A study published in Cornea showed that the ocular antihistamine ketotifen was effectively delivered via a contact lens also designed for visual correction.
Currently available topical antiallergic medications are comparable to this contact lens delivery method in efficacy, the authors said; however, they require that an individual removes his or her contact lenses prior to application.
“This is, in part, because of concerns regarding interactions between lenses and drop preservatives and also because clinical studies of allergy drops have typically excluded contact lens users from study populations,” the authors wrote. “Without data to establish compatibility, regulatory guidelines emphasize that drops should not be used while wearing lenses.”
This study represents the cumulative results of two multicenter, randomized, placebo-controlled trials. Researchers divided the 244 participants into three groups; group 1 received the test lens, etafilcon A with 0.019 mg ketotifen, and a control lens in the contralateral eye. Group 2 received test lenses in both eyes. Group 3 received control lenses in both eyes.
On two separate visits, researchers initiated a 15-minute onset challenge after lens insertion and a 12-hour challenge to test its duration. According to the study, ocular itching measured on a 0 to 4 scale, in half-unit steps, was the primary endpoint. Ciliary, conjunctival and episcleral hyperemia were the secondary endpoints.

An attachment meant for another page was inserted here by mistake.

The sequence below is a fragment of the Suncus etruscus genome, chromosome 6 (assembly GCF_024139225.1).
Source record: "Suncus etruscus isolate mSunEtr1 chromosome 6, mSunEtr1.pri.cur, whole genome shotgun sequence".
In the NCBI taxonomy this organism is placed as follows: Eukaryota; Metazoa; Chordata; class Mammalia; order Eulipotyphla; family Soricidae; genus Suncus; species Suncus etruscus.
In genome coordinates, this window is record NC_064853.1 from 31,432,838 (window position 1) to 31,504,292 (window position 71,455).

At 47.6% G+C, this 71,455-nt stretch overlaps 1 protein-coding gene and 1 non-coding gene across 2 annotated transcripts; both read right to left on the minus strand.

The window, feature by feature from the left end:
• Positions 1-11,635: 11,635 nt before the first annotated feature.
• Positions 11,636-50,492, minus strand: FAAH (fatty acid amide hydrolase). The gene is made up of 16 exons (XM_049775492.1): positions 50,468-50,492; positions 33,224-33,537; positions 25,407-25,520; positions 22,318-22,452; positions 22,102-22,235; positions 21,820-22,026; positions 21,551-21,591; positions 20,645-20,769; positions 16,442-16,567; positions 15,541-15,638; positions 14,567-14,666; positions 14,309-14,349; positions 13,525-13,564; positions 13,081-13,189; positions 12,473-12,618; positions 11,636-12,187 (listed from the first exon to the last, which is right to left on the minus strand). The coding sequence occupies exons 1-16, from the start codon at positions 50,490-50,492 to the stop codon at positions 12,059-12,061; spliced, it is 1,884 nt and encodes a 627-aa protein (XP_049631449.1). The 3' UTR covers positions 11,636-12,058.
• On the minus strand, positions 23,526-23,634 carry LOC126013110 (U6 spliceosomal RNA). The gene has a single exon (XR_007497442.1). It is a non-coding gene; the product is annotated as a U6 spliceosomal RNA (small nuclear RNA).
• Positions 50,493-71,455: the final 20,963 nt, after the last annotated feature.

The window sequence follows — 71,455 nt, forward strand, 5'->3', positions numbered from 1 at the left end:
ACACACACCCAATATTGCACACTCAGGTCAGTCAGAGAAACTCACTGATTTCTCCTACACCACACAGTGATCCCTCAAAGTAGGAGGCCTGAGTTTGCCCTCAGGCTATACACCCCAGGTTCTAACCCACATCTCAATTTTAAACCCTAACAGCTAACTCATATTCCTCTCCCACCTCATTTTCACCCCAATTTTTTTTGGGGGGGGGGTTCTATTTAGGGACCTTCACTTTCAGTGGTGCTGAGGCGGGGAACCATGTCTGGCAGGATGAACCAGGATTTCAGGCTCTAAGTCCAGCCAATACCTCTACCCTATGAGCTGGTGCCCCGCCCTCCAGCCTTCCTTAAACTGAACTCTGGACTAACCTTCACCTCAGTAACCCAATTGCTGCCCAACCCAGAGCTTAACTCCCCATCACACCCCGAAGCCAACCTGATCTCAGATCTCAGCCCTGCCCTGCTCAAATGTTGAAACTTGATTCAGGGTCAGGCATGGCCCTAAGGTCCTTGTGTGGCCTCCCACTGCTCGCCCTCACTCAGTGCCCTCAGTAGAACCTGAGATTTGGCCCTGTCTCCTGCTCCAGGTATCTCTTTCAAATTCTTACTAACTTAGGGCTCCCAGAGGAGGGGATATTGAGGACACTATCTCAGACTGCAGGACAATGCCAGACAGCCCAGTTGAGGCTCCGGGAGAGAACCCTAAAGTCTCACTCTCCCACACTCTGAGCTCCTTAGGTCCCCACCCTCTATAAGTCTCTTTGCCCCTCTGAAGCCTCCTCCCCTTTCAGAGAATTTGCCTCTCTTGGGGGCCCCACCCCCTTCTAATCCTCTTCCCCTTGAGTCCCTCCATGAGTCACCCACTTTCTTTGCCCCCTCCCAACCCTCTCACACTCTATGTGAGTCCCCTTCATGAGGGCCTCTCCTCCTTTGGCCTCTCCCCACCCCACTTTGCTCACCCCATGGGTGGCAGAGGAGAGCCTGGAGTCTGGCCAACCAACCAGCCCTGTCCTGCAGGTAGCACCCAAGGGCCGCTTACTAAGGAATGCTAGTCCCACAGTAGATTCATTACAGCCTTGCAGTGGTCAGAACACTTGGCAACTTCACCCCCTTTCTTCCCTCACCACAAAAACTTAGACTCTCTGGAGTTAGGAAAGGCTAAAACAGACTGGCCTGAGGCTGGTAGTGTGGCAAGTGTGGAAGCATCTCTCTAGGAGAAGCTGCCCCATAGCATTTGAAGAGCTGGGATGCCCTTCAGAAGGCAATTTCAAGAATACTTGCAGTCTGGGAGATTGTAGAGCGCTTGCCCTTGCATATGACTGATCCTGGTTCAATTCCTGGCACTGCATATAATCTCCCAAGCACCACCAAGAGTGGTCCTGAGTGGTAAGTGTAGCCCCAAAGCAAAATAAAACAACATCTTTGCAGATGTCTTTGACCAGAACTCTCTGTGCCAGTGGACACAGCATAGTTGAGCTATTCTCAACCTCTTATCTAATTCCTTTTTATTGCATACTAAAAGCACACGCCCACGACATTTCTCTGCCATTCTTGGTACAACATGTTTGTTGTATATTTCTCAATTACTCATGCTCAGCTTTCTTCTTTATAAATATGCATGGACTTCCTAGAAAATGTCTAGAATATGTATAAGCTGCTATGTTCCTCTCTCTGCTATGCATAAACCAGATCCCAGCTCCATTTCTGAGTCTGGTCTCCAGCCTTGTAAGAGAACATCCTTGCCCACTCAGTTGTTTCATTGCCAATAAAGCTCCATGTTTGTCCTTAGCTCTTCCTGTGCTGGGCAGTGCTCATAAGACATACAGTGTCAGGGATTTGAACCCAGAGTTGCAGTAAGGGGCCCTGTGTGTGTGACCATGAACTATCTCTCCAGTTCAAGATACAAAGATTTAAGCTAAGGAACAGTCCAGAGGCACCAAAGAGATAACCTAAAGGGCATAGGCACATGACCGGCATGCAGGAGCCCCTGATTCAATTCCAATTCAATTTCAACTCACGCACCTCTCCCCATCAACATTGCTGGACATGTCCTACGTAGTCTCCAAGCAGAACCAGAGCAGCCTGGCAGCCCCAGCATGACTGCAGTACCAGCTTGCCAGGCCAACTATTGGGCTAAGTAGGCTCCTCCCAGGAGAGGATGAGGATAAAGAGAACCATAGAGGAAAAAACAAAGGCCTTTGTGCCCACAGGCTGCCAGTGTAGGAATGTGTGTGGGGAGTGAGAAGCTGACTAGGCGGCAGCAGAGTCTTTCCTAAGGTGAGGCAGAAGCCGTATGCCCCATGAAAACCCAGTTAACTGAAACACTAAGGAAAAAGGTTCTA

Researchers observed that mean itching scores were lower for participant eyes wearing the test lens when compared to results from the control lens. The ocular itching results were comparable to that of a direct topical drug delivery method.
“These phase 3 study results are important on multiple fronts,” Brian Pall, OD, MS, FAAO, director of clinical science at Johnson & Johnson Vision Care Inc. and lead author of this study, said in a press release from the company. “Contact lens wearers who historically suffer from itchy, allergy eyes had meaningful reductions in itching across two randomized, well-controlled studies. There was both a clinically and statistically significant reduction in ocular itching that occurred 15 minutes after lens insertion and lasted for the 12-hour study evaluation period. This marks the first time that contact lens technology has shown potential in a large-scale study to address itch stemming from ocular allergies.”
Both studies reached the primary endpoint, respectively, in both the 15-minute and 12-hour challenges. Researchers stated that the addition of antihistamine ketotifen into the contact lens solution showed no structural, optical or refractive effects on the lens and, overall, was well tolerated by participants.
“It is encouraging to see this large-scale assessment that indicates the potential of a contact lens-based drug delivery system, which, in the future, could represent an entirely new category of contact lenses,” Xiao-Yu Song, PhD, MD, J&J Vision Care global head of research and development, said in the release. “We will continue development of this contact lens technology and are committed to making regulatory submissions for this antihistamine-releasing contact lens as we move forward.” – by Scott Buzby
Disclosure: This study was funded by Johnson & Johnson Vision. Pall and Song are employed by J&J Vision.